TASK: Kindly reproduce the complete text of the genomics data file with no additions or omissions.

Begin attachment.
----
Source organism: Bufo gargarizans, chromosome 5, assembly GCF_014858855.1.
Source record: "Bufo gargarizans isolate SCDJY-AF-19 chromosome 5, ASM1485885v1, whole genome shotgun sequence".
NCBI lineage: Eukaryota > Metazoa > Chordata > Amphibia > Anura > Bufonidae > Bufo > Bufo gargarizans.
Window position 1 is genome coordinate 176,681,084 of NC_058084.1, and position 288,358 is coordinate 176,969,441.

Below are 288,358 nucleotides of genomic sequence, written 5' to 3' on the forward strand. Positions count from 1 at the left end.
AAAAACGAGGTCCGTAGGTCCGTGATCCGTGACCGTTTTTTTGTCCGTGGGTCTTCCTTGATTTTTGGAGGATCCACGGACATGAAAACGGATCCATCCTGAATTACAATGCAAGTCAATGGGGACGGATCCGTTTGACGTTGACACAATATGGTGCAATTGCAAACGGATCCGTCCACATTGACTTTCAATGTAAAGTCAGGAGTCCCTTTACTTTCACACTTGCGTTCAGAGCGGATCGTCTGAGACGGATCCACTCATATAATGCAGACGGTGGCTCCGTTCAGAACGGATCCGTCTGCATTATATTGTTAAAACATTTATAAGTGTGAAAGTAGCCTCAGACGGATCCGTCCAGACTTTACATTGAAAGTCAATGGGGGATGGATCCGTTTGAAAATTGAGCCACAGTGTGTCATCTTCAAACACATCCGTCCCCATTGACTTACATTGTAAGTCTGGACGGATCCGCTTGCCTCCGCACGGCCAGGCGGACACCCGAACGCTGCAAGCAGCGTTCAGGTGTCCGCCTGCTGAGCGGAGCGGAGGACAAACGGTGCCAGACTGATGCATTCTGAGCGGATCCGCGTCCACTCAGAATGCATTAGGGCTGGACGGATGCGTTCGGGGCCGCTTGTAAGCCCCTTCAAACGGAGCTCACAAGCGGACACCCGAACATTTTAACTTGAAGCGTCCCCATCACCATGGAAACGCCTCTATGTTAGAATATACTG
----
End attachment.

Source organism: Bufo gargarizans, chromosome 5, assembly GCF_014858855.1.
Source record: "Bufo gargarizans isolate SCDJY-AF-19 chromosome 5, ASM1485885v1, whole genome shotgun sequence".
NCBI lineage: Eukaryota > Metazoa > Chordata > Amphibia > Anura > Bufonidae > Bufo > Bufo gargarizans.
Window position 1 is genome coordinate 176,681,084 of NC_058084.1, and position 288,358 is coordinate 176,969,441.

Below are 288,358 nucleotides of genomic sequence, written 5' to 3' on the forward strand. Positions count from 1 at the left end.
AAAAACGAGGTCCGTAGGTCCGTGATCCGTGACCGTTTTTTTGTCCGTGGGTCTTCCTTGATTTTTGGAGGATCCACGGACATGAAAACGGATCCATCCTGAATTACAATGCAAGTCAATGGGGACGGATCCGTTTGACGTTGACACAATATGGTGCAATTGCAAACGGATCCGTCCACATTGACTTTCAATGTAAAGTCAGGAGTCCCTTTACTTTCACACTTGCGTTCAGAGCGGATCGTCTGAGACGGATCCACTCATATAATGCAGACGGTGGCTCCGTTCAGAACGGATCCGTCTGCATTATATTGTTAAAACATTTATAAGTGTGAAAGTAGCCTCAGACGGATCCGTCCAGACTTTACATTGAAAGTCAATGGGGGATGGATCCGTTTGAAAATTGAGCCACAGTGTGTCATCTTCAAACACATCCGTCCCCATTGACTTACATTGTAAGTCTGGACGGATCCGCTTGCCTCCGCACGGCCAGGCGGACACCCGAACGCTGCAAGCAGCGTTCAGGTGTCCGCCTGCTGAGCGGAGCGGAGGACAAACGGTGCCAGACTGATGCATTCTGAGCGGATCCGCGTCCACTCAGAATGCATTAGGGCTGGACGGATGCGTTCGGGGCCGCTTGTAAGCCCCTTCAAACGGAGCTCACAAGCGGACACCCGAACATTTTAACTTGAAGCGTCCCCATCACCATGGAAACGCCTCTATGTTAGAATATACTG